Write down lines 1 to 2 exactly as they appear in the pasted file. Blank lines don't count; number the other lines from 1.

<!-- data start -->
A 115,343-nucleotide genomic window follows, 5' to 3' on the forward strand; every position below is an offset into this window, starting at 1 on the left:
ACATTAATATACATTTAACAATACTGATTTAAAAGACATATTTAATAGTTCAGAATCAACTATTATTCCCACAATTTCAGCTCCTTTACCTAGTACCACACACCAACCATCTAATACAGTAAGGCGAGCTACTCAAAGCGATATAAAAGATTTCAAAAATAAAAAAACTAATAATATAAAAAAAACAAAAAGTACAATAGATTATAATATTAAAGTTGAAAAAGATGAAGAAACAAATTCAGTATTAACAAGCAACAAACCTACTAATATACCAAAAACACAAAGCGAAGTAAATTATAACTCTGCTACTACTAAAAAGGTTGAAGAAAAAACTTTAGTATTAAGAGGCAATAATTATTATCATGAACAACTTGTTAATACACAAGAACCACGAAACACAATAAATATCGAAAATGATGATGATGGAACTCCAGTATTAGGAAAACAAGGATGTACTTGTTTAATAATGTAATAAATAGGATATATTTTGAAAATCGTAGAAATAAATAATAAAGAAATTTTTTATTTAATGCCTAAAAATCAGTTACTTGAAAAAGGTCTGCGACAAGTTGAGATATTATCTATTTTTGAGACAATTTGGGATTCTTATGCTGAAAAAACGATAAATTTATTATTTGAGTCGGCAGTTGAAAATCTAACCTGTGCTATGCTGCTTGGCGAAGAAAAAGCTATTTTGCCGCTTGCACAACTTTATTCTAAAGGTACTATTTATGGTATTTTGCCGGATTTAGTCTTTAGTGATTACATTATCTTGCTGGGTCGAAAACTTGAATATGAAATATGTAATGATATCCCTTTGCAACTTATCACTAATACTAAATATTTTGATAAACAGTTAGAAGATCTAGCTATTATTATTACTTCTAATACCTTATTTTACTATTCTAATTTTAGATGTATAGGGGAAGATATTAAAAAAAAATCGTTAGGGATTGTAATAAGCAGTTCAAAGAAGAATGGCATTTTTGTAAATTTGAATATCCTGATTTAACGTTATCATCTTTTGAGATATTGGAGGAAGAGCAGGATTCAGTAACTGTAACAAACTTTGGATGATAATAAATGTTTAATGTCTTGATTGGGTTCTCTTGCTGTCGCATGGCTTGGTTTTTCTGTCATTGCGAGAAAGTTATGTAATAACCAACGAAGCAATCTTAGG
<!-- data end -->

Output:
A 115,343-nucleotide genomic window follows, 5' to 3' on the forward strand; every position below is an offset into this window, starting at 1 on the left:
ACATTAATATACATTTAACAATACTGATTTAAAAGACATATTTAATAGTTCAGAATCAACTATTATTCCCACAATTTCAGCTCCTTTACCTAGTACCACACACCAACCATCTAATACAGTAAGGCGAGCTACTCAAAGCGATATAAAAGATTTCAAAAATAAAAAAACTAATAATATAAAAAAAACAAAAAGTACAATAGATTATAATATTAAAGTTGAAAAAGATGAAGAAACAAATTCAGTATTAACAAGCAACAAACCTACTAATATACCAAAAACACAAAGCGAAGTAAATTATAACTCTGCTACTACTAAAAAGGTTGAAGAAAAAACTTTAGTATTAAGAGGCAATAATTATTATCATGAACAACTTGTTAATACACAAGAACCACGAAACACAATAAATATCGAAAATGATGATGATGGAACTCCAGTATTAGGAAAACAAGGATGTACTTGTTTAATAATGTAATAAATAGGATATATTTTGAAAATCGTAGAAATAAATAATAAAGAAATTTTTTATTTAATGCCTAAAAATCAGTTACTTGAAAAAGGTCTGCGACAAGTTGAGATATTATCTATTTTTGAGACAATTTGGGATTCTTATGCTGAAAAAACGATAAATTTATTATTTGAGTCGGCAGTTGAAAATCTAACCTGTGCTATGCTGCTTGGCGAAGAAAAAGCTATTTTGCCGCTTGCACAACTTTATTCTAAAGGTACTATTTATGGTATTTTGCCGGATTTAGTCTTTAGTGATTACATTATCTTGCTGGGTCGAAAACTTGAATATGAAATATGTAATGATATCCCTTTGCAACTTATCACTAATACTAAATATTTTGATAAACAGTTAGAAGATCTAGCTATTATTATTACTTCTAATACCTTATTTTACTATTCTAATTTTAGATGTATAGGGGAAGATATTAAAAAAAAATCGTTAGGGATTGTAATAAGCAGTTCAAAGAAGAATGGCATTTTTGTAAATTTGAATATCCTGATTTAACGTTATCATCTTTTGAGATATTGGAGGAAGAGCAGGATTCAGTAACTGTAACAAACTTTGGATGATAATAAATGTTTAATGTCTTGATTGGGTTCTCTTGCTGTCGCATGGCTTGGTTTTTCTGTCATTGCGAGAAAGTTATGTAATAACCAACGAAGCAATCTTAGG